In January 1993, Sahmat mounted ‘Anhad Garje’, a seventeen hour celebration of the Sufi-Bhakti tradition of the subcontinent at Mandi House in Delhi. With musicians from Pakistan, Afghanistan, Bangladesh and across India, the emotional charge of that day, following soon after the Ayodhya mosque destruction, still resonates today. The six city tour which followed over the next few months, in particular the last concert in Lucknow, generated an appeal to make a cultural statement in Ayodhya itself – to reclaim Ayodhya for all Indians.



We evolved a process of discussion and interaction with artists, academics and activists across the country and the final forms the action took were multilayered. They began with mushairas and kavi sammelans in Faizabad/Ayodhya in August. Quit India day, 9th August, saw the launch of the image and text exhibition ‘Hum Sab Ayodhya’ in 17 cities, including Faizabad. Created by over 40 artists, historians, social scientists and economists, the exhibit sought to place the complex multi-layered history, culture, mythology and economy of Ayodhya before the public as a model for understanding our nation.

‘Mukt Nad’, the performative part of the event was a night-long programme on August 15th. There was a concerted attempt by the VHP in Ayodhya to prevent this gathering from taking place, including bomb threats and threats of assaults on the artists. Atal Behari Vajpayee spent two days in Lucknow attacking Sahmat, stating ‘Mai Sahmat se asahmat hun.

Meanwhile ‘Hum Sab Ayodhya’ was attacked in Faizabad by 15 Bajrang Dal activists looking for something to make an issue over. What they found was a text reference to the Dashrath Jataka, from the Buddhist tradition, the earliest known version of the Ram Katha, where the narrative and genealogy of Rama are at variance with the Valmiki Ramayan. A rumour was floated that we had made a ‘poster’ blaspheming Rama and Sita as brother and sister. Not having succeeded in scuttling ‘Mukt Nad’, the day after the programme, both in Parliament in Delhi and more effectively through the RSS machine, this rumour was spread across the country.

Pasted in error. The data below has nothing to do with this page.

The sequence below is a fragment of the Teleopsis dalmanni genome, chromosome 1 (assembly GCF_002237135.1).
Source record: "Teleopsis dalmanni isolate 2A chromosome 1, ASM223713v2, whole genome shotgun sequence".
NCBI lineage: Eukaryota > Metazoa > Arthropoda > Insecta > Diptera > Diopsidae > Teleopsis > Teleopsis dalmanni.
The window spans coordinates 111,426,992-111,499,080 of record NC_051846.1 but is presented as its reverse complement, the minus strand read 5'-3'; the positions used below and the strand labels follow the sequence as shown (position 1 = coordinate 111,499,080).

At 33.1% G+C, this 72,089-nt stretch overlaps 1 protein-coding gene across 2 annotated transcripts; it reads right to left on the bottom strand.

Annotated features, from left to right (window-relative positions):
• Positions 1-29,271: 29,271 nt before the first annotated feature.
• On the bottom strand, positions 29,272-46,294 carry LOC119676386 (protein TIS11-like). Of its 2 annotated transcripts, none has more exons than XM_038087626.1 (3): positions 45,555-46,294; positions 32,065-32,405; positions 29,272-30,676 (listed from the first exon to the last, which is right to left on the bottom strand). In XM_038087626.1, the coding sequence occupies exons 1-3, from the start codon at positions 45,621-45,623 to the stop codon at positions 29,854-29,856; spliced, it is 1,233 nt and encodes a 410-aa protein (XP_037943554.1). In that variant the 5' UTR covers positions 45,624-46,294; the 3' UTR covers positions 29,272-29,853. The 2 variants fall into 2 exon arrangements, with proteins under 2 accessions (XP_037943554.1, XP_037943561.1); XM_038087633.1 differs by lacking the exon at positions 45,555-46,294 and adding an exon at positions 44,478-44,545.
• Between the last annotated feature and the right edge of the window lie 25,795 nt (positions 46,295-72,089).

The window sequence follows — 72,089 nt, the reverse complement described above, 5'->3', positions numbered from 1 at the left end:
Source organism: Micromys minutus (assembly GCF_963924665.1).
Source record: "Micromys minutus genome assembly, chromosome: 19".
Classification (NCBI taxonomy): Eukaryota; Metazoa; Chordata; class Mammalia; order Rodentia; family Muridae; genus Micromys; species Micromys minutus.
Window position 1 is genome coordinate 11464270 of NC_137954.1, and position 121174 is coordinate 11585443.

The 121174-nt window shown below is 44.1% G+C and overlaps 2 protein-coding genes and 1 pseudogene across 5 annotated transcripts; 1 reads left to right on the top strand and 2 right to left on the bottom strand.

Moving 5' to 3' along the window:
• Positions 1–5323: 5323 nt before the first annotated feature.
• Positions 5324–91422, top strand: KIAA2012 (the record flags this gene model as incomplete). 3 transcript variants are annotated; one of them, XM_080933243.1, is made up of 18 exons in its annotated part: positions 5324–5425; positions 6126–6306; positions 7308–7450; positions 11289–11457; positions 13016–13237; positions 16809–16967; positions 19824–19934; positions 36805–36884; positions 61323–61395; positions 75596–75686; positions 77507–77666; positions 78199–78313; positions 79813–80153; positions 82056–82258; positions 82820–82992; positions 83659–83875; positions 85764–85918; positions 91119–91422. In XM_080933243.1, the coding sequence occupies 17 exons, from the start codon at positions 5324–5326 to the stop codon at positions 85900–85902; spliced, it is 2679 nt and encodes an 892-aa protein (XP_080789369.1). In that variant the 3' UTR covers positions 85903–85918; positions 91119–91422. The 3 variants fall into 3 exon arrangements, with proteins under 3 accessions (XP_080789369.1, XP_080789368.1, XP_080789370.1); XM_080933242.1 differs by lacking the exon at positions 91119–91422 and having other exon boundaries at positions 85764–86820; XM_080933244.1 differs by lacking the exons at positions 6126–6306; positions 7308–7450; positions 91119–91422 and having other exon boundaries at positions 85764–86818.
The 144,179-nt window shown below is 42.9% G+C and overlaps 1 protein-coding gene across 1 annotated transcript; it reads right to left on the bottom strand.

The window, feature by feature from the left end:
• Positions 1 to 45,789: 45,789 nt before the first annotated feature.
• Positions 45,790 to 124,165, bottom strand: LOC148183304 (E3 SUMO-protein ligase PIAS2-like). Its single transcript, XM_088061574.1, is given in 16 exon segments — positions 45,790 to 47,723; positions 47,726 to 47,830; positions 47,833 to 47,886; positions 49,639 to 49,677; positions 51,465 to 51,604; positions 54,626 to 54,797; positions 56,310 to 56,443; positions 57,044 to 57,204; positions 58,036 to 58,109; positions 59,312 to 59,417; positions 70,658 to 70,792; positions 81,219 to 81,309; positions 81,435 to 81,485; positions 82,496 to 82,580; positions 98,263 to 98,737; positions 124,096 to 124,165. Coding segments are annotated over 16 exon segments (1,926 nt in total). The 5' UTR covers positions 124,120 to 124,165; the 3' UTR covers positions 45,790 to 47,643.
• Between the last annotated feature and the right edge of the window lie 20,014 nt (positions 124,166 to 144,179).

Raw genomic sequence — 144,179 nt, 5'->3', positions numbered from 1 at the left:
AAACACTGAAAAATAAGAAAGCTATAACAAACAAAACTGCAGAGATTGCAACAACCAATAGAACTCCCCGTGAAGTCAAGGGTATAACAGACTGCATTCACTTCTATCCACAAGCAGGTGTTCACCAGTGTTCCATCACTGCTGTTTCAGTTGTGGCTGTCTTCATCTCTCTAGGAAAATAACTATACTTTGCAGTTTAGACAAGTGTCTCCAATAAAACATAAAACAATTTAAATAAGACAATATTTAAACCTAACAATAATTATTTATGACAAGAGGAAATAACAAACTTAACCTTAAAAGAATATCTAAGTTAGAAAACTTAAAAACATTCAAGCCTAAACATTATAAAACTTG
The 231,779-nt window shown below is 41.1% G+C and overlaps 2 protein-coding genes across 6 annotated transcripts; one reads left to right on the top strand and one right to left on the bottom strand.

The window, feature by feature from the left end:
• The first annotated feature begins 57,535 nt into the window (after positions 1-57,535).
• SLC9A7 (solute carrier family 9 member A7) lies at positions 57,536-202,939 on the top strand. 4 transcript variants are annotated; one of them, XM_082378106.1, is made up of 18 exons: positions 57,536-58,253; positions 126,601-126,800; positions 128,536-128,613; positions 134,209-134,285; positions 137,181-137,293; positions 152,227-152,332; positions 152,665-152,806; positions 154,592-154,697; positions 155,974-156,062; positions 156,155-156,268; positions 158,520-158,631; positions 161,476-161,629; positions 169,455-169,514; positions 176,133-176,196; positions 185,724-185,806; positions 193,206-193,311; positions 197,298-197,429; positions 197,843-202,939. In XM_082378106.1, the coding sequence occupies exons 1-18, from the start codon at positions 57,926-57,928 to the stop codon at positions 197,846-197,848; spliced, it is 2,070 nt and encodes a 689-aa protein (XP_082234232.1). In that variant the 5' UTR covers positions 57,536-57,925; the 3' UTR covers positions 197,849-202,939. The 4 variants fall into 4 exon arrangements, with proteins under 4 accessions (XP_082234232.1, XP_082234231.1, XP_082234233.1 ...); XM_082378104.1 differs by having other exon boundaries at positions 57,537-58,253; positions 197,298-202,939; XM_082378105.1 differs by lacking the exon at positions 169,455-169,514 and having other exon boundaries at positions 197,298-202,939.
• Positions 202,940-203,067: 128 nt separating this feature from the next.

For the first time we realised the effectiveness of these tactics. Narasimha Rao’s Congress government colluded with the parivar (as indeed it seemed to have done during the demolition) and quickly seized the text panel from Teen Murti House where the exhibition was still on public display. Cases were lodged against Sahmat, including a charge of criminal conspiracy against the state! The success of the propaganda hit home when I invited Inder Kumar Gujral to see the exhibition along with other Members of Parliament, and he retorted sharply that he would do no such thing and that no one would defend us in the House. This from an MP who had vociferously defended our right to hold ‘Mukt Nad’ in Ayodhya only one week earlier.



The debate in the media asked us to ‘be sensitive’ to the charge of ‘hurting sentiment’, to practise a form of self-censorship. We were exhorted to not go on and on about communalism, that it was an issue which was no longer important. We experienced a wave of negative reaction, surprisingly from the liberal intelligentsia and the non-parivar political spectrum. This taught us how tough it was to counter the kind of rumour machine perfected by the parivar without a political machinery equally adept at a counter charge. There was no way a small, voluntary group of the arts and academic community could hope to do so.